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Community Property At A Glance

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Community property is property which is jointly owned in a marriage. In other words, community property is the equal property, as a percentage of that property, of both spouses. Homes are often community property, as are cars and other items which have a title. Community property may also include items found in the home, such as furniture and other items.In most cases, community property becomes the property of the surviving spouse if one spouse should be deceased. However, a will may list an item which is deemed as community property and that percentage of ownership may be left to an individual other than the spouse in some jurisdictions. There are however, rules and laws which govern community property.For example, some jurisdictions automatically grant full ownership of community property to the surviving spouse, even when a will says otherwise. Yet, the surviving spouse may have signed their rights away to a percentage of the community property in the will. For instance, if the couple has grown children, the spouses may have decided to leave a portion of the community property to those children. In that case, the children would be able to inherit a portion or percentage of the community property.There may also be clause in the will which allows the surviving spouse to maintain ownership of that property while they are still alive, even if the deceased spouse granted ownership to another. When the surviving spouse passes away, the beneficiary may then take ownership of that percentage of the community property.
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  • Community Property


    Community property is property which is jointly owned in a marriage. In other words, community property is the equal property, as a percentage of that property, of both spouses. Homes are often community property, as are cars and other items which have a title. Community property may also include items found in the home, such as furniture and other items.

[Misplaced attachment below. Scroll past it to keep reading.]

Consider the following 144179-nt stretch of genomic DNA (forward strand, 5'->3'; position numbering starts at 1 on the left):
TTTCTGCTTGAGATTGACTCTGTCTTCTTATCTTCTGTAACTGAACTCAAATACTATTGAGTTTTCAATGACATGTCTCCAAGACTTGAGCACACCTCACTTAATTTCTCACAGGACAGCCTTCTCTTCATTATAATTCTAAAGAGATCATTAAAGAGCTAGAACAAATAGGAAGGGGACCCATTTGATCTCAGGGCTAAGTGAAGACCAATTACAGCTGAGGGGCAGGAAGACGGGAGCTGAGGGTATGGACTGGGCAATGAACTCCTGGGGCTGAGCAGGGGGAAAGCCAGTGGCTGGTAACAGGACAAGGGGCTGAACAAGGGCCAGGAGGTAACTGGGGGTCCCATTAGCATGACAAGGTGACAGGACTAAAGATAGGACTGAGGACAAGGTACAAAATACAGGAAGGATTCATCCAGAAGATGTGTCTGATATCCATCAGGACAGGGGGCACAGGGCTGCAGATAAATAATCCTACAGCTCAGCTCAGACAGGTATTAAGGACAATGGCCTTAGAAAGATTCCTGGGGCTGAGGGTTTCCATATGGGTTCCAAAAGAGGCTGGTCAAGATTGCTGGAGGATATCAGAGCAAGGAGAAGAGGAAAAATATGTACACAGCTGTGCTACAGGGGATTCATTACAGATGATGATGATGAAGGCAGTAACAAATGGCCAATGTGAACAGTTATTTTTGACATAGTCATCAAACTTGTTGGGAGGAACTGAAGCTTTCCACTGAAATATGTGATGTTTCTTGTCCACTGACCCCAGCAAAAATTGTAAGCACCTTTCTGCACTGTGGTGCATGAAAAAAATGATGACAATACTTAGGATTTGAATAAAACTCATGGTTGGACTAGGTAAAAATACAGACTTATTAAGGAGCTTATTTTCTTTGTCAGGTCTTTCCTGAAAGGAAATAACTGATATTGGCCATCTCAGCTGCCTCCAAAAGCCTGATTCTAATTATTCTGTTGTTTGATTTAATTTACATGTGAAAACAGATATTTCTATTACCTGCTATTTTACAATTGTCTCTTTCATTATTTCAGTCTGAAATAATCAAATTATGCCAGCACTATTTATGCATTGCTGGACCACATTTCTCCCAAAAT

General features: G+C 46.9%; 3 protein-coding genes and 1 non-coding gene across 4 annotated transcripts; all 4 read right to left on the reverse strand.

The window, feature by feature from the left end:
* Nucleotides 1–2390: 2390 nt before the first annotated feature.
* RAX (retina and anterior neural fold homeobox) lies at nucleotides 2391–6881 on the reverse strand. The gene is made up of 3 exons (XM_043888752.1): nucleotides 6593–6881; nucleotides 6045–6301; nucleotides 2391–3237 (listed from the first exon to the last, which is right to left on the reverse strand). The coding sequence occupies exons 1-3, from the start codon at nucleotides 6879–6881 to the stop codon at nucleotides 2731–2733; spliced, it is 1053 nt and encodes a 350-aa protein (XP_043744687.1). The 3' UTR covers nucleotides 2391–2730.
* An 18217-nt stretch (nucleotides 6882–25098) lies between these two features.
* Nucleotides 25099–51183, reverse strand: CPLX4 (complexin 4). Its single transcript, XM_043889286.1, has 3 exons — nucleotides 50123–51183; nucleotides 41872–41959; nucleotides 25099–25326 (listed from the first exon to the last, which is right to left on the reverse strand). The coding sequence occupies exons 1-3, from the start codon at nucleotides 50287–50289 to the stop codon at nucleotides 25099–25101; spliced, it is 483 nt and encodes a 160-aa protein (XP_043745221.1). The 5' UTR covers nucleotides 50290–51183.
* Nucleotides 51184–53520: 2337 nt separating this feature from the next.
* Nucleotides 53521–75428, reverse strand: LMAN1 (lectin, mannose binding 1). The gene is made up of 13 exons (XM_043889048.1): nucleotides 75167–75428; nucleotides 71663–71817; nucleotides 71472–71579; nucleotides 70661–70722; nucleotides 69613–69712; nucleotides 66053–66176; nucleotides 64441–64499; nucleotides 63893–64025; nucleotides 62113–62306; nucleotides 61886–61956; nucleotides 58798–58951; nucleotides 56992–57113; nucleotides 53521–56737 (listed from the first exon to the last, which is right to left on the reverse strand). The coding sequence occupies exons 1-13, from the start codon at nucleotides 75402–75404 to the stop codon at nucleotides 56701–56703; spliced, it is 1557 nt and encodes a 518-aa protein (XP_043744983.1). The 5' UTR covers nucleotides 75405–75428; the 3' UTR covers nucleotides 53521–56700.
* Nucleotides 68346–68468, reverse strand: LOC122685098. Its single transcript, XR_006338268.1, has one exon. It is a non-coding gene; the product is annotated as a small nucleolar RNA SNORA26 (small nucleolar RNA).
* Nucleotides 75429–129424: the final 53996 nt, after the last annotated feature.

In most cases, community property becomes the property of the surviving spouse if one spouse should be deceased. However, a will may list an item which is deemed as community property and that percentage of ownership may be left to an individual other than the spouse in some jurisdictions. There are however, rules and laws which govern community property.

    For example, some jurisdictions automatically grant full ownership of community property to the surviving spouse, even when a will says otherwise. Yet, the surviving spouse may have signed their rights away to a percentage of the community property in the will. For instance, if the couple has grown children, the spouses may have decided to leave a portion of the community property to those children. In that case, the children would be able to inherit a portion or percentage of the community property.


    There may also be clause in the will which allows the surviving spouse to maintain ownership of that property while they are still alive, even if the deceased spouse granted ownership to another. When the surviving spouse passes away, the beneficiary may then take ownership of that percentage of the community property.

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